Oscar van Dillen (Photo: Elise van Rosmalen)
Oscar van Dillen (NL) – Eppur si suona il silenzio
Oscar van Dillen about “Eppur si suona il silenzio”:
“Eppur si suona il silenzio, in memoriam Ludwig van Beethoven, for piano solo, was composed in 2019 for Susanne Kessel to feature in her international project “250 piano pieves for Beethoven”.
The composition contains 5 layers of music, each in its own register, in mutual continual counterpoint.
The main layer serves as a cantus firmus layer, being streched like a Gregorian melody in a 12th century Notre Dame conductus, using mainly breves (double whole note values), which are harmonized with 9 different non-triadic but 3 tone chords in 4 voices, the outer two voices always in a double octave. In this close harmony of open positions in the middle register of the piano, the tones of Beethoven’s Adagio from his 7th String Quartet can be found, and even sung along, although they are transformed and transported into our own time and contemporary and different experience of time and harmony. Due to this vast deliberate stretching of the basic musical time, a process which has in fact been taking place in art music for over a millennium though largely at unawares, the spreaded sounds start to allow for their embedded silences to speak; we are not merely waiting for the very slow music to continue, but one also begins to become aware of, and learn to listen to, the silence within the sound, the silence within the music, an essential element of all my works. Music is performed sound and silence.
The other 4 layers are each in another, different register, using the full range of the grand piano. Together with the main layer, they form the full contrapuntal texture of the piece. Each layer is unique and yet alike, and constructed like a musical-archeological treasure, like quasi-petrified memories of sound, seemingly referencing beethoven’s work but not quoting, yet making the listener aware of the passage of time, though leaving the measuring of it up to subjective experience. The passage of time is what remains, both in the duration of the piece itself, as well as in the time passed since Beethoven of which one is reminded during the piece.”
“Eppur si suona il silenzio” – in concert:
Oscar van Dillen über Ludwig van Beethoven:
“For me, what Beethoven is to music, Turner is to painting, Hugo to literature, Kierkegaard to philosophy, Paxton to architecture, Kelvin to phyics, Mendeleev to chemistry and Darwin to biology.
The like of such people presently living among us tends to often go unnoticed in our own days, flooded as they are with mass media that dilute rather than disseminate core cultural values.”
Oscar van Dillen (NL), Dezember 2019
Oscar van Dillen (*1958)
was born in ‘s-Herzogenbosch. His music education having started at the age of 7, and performing both classical and rock music in his youth, van Dillen first studied North-Indian classical music from 1977 to 1980 (sitar, tabla, vocal) with Jamaluddin Bhartiya at the Tritantri School in Amsterdam and bansuri with Gurbachan Singh Sachdev at the Bansuri School of Music in Berkeley, California. Next he studied classical and jazz flute at the Sweelinck Conservatory in Amsterdam between 1982 and 1984. Here, he also received composition lessons from Misha Mengelberg. As a flutist, he was taught by Lens Derogée and Dieks Visser, and followed masterclasses from Pierre-Yves Artaud, Geoffrey Gilbert and Barthold Kuijken.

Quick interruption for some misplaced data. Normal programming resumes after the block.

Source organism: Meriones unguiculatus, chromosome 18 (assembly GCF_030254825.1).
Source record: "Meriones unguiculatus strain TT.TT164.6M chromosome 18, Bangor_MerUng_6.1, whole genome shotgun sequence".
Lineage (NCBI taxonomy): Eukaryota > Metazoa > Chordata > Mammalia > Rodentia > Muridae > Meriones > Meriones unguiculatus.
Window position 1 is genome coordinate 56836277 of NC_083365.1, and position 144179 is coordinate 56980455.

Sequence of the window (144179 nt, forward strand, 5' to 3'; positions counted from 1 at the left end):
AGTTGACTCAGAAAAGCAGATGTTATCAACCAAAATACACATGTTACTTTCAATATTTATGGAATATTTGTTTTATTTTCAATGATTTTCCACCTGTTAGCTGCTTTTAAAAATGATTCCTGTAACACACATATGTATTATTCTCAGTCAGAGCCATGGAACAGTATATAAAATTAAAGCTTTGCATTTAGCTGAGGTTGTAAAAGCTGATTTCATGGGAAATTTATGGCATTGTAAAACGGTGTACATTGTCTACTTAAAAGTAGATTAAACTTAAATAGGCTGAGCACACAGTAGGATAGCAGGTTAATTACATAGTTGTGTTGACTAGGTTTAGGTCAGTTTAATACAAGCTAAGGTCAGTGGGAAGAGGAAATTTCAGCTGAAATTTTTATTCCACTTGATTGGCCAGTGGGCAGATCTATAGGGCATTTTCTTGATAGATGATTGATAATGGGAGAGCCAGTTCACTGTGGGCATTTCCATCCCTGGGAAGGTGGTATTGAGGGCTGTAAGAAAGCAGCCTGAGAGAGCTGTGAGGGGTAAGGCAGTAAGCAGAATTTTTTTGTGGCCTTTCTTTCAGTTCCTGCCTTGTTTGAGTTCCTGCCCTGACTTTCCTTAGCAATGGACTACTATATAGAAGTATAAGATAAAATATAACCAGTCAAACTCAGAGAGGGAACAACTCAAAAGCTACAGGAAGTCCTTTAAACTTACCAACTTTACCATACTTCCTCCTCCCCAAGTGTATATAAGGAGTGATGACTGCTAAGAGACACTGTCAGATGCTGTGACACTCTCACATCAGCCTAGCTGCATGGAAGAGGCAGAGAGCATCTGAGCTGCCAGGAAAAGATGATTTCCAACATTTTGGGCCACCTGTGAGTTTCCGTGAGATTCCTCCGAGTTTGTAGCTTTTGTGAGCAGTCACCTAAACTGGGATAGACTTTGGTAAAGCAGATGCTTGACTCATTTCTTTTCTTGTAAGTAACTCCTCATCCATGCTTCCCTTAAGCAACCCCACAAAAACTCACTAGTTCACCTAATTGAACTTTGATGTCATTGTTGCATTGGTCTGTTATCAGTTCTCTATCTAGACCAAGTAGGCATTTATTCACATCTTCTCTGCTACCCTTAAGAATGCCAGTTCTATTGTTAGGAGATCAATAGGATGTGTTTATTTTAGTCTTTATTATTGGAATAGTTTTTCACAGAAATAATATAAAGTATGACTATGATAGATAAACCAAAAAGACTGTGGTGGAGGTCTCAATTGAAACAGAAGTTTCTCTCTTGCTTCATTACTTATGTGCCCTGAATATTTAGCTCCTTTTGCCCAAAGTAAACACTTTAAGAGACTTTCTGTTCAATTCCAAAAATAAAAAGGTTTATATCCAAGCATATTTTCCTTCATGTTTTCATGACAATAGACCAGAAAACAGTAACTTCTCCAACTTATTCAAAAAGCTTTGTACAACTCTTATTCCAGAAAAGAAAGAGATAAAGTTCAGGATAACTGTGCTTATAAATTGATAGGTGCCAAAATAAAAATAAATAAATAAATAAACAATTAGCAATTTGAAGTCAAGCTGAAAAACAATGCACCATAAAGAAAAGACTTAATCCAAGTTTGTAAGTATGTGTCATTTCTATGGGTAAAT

After parttime studies of medieval and Renaissance music with Paul Van Nevel in Leuven (Belgium) between 1985 and 1989, he studied classical and contemporary composition fulltime with, among others, Dick Raaymakers, Diderik Wagenaar and Gilius van Bergeijk at the Koninklijk Conservatory in The Hague in 1990-91, with Klaas de Vries, Peter-Jan Wagemans and René Uijlenhoet at the Rotterdam Conservatory from 1996 to 2002 and with Manfred Trojahn at the Robert Schumann College in Düsseldorf in 2001, where he also received lessons in conducting from Lutz Herbig. As a composer he furthermore followed masterclasses from, among others, Isang Yun, George Crumb, Jan van Vlijmen, Marek Stachowski, Zbigniew Bojarski and Gerard Brophy.
Van Dillen is a founding member of the Rotterdam School of composers, and professor of music at the Codarts University of the Arts Rotterdam since 1997. There he teaches composing, arranging, world music composition and music theory in the Jazz-, Pop- and World music, the Classical music and Music Education Academies. At Codarts Rotterdam he is also Programme coordinator Music theory for Codarts Music.
Oscar van Dillen is the inventor of original world music composition, combining strictly composed with improvised classical and folk traditions, and their techniques and mentalities for creating music: a new and contemporary form of art music. He is also founder, composer and artistic director of the Olduvai Ensemble for which he especially creates original world music compositions.
Among the books he is presently writing are “Outline of music theory”, “Prepositional analysis” and “Perception of music”. Next to his fulltime work as musician and pedagogue, van Dillen is also a writer and parttime visual artist. A selection of his works is presented on this website.
Van Dillen also is a part-time professional visual artist, which is also documented in part on this website, see Visual Art.